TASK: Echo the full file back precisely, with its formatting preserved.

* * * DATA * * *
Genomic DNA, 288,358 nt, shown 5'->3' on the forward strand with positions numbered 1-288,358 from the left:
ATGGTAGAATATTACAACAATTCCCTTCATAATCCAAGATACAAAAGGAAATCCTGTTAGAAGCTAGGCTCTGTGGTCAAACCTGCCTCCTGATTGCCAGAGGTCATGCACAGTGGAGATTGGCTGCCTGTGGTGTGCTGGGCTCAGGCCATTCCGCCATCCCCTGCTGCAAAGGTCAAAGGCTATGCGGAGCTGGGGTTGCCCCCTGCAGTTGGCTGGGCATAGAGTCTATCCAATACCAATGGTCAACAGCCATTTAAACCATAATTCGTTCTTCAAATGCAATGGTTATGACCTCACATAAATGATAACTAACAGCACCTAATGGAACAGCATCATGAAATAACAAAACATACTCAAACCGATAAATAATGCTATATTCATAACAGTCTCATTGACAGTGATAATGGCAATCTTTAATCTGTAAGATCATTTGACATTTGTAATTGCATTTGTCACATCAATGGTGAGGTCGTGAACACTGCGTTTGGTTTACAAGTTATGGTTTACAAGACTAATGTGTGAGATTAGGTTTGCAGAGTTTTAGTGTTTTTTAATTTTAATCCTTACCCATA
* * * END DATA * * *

Genomic DNA, 288,358 nt, shown 5'->3' on the forward strand with positions numbered 1-288,358 from the left:
ATGGTAGAATATTACAACAATTCCCTTCATAATCCAAGATACAAAAGGAAATCCTGTTAGAAGCTAGGCTCTGTGGTCAAACCTGCCTCCTGATTGCCAGAGGTCATGCACAGTGGAGATTGGCTGCCTGTGGTGTGCTGGGCTCAGGCCATTCCGCCATCCCCTGCTGCAAAGGTCAAAGGCTATGCGGAGCTGGGGTTGCCCCCTGCAGTTGGCTGGGCATAGAGTCTATCCAATACCAATGGTCAACAGCCATTTAAACCATAATTCGTTCTTCAAATGCAATGGTTATGACCTCACATAAATGATAACTAACAGCACCTAATGGAACAGCATCATGAAATAACAAAACATACTCAAACCGATAAATAATGCTATATTCATAACAGTCTCATTGACAGTGATAATGGCAATCTTTAATCTGTAAGATCATTTGACATTTGTAATTGCATTTGTCACATCAATGGTGAGGTCGTGAACACTGCGTTTGGTTTACAAGTTATGGTTTACAAGACTAATGTGTGAGATTAGGTTTGCAGAGTTTTAGTGTTTTTTAATTTTAATCCTTACCCATA